The four decades of development of the United Nations after 1960 sought to accelerate economic progress and improve social welfare. Unsurprisingly, for decades there have been various debates in the development discourse about measuring progress.

Rather, the rise of neoliberal economic thought, claiming free markets, has mainly strengthened and extended private property rights. Rejecting Keynesian and development economics, both associated with state intervention, the influence of neoliberalism peaked at the turn of the century.

The said ‘Washington Consensus‘1980s US federal institutions also involved the Bretton Woods institutions, the International Monetary Fund (IMF) and the World Bank, both based in the US capital.

In 2000, the United Nations Secretariat drafted the Millennium Declaration. This, in turn, became the basis of the Millennium Development Goals which gave primacy to halving the number of poor people. After all, who would oppose poverty reduction? The poor were defined by reference to a poverty line, defined somewhat arbitrarily by the Bank.

Poverty fetish
Assuming that monetary income is a universal criterion of well-being, this poverty measurement has been challenged on various grounds. Most of the poorest developing countries feel that these measures lose a lot of nuance and variation, not only for poverty but also for, for example, hunger.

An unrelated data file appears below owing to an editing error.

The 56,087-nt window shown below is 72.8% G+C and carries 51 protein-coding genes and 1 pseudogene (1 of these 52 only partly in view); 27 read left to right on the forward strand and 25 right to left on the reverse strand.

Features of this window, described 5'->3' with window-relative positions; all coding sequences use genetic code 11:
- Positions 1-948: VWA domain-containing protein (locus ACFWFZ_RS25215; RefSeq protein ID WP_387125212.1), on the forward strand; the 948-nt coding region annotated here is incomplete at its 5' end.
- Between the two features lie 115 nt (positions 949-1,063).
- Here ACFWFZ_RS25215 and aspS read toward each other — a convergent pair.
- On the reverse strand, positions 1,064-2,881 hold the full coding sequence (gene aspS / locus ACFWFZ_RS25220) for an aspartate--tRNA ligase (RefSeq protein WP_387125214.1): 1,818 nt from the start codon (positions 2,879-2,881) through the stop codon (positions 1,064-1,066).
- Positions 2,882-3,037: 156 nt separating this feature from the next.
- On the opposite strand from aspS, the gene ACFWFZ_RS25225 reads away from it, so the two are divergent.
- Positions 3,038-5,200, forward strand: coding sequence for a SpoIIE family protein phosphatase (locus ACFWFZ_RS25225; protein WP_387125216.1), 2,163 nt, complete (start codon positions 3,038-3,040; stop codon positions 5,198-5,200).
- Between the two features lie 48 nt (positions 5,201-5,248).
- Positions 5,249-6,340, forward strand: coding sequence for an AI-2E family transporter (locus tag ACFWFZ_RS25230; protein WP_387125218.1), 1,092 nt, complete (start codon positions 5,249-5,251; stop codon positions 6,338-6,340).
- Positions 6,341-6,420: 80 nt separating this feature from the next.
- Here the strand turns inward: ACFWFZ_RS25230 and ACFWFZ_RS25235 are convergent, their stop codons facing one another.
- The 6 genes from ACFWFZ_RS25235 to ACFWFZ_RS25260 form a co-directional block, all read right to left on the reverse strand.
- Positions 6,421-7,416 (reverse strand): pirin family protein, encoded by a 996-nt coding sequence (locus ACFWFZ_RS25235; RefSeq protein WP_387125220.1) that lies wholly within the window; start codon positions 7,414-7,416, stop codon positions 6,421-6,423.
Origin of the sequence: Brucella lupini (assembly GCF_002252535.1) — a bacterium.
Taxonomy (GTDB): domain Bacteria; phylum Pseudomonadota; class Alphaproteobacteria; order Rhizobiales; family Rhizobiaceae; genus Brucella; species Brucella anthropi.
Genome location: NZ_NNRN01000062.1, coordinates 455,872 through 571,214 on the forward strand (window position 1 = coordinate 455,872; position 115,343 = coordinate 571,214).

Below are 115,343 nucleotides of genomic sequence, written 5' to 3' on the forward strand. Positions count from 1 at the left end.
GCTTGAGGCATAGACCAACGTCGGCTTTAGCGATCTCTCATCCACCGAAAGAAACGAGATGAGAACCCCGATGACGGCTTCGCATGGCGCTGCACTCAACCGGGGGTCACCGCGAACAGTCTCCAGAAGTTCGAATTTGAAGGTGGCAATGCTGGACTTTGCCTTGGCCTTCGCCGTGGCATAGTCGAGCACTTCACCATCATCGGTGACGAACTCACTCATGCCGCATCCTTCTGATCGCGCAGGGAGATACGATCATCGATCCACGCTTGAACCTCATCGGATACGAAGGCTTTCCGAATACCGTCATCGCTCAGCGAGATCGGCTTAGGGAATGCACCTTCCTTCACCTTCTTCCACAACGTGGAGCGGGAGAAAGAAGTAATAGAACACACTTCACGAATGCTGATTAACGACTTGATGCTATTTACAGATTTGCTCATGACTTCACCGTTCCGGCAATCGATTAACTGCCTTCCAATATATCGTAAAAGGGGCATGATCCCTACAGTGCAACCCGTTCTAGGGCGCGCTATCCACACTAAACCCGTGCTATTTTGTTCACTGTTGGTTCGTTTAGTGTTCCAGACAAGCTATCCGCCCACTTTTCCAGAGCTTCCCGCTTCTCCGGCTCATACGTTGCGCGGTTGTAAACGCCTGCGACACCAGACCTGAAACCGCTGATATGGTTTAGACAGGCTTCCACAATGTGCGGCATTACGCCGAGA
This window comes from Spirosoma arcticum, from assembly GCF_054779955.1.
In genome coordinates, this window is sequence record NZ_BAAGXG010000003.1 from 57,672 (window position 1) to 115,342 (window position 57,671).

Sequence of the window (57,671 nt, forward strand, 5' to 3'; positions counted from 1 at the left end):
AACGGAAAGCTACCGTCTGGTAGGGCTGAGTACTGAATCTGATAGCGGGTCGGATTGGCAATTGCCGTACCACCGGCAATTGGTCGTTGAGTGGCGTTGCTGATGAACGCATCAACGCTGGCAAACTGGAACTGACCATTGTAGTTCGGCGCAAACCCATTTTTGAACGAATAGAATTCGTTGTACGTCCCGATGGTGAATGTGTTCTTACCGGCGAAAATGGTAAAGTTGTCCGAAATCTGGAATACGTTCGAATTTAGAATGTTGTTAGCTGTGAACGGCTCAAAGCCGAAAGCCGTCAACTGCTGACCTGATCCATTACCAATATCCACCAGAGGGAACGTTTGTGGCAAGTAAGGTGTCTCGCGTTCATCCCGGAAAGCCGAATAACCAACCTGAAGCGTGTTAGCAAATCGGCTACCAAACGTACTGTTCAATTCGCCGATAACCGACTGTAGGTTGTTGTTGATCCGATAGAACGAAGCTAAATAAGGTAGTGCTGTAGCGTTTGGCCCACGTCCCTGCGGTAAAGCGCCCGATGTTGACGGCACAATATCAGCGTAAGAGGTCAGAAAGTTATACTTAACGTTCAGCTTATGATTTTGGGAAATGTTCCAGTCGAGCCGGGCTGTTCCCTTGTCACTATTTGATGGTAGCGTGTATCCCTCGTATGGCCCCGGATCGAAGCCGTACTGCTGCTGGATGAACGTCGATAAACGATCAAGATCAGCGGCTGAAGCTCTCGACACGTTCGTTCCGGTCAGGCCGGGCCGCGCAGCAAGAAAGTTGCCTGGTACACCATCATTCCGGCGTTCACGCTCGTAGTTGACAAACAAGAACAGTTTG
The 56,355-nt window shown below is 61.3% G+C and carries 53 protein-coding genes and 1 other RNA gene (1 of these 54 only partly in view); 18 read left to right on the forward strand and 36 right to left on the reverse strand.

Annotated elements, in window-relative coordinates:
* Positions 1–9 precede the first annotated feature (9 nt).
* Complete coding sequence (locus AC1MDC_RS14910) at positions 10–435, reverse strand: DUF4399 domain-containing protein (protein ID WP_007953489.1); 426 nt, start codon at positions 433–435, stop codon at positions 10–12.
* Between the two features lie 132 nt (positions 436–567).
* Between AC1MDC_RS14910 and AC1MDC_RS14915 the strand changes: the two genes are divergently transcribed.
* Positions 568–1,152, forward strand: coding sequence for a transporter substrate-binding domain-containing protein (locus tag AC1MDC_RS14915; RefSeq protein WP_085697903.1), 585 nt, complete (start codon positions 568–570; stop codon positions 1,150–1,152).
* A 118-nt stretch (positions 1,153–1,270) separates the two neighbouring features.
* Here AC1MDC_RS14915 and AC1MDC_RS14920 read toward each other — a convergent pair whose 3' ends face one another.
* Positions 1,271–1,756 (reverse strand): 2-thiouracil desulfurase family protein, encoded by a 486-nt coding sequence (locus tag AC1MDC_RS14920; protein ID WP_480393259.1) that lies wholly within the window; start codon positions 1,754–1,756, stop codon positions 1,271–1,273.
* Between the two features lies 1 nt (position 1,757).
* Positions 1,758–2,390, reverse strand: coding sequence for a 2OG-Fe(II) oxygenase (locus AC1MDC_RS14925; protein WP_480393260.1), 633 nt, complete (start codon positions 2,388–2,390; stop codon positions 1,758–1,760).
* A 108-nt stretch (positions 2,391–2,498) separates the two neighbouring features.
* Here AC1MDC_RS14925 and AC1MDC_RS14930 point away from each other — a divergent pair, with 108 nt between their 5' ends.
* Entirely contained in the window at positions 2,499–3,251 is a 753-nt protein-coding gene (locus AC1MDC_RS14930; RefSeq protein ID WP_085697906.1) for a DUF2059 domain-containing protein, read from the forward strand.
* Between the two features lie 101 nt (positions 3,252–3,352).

Anyone who is aware of the varying importance, over time, of cash income and prices in most countries will be uncomfortable with these singular measures. But they are nevertheless highly publicized and involve continued progress until the Covid-19 pandemic.

Rejection of such a singular poverty measures has led to multidimensional poverty indicators, usually to address “basic needs”. While these “dashboard” statistics offer more nuance, the constant desire for a single metric has led to the development, promotion and popularization of composite indicators.

Worse yet, this has usually been accompanied by problematic ranking exercises using such composite indicators. Many have become obsessed with this ranking, instead of the underlying socio-economic processes and real progress.

Blind neglect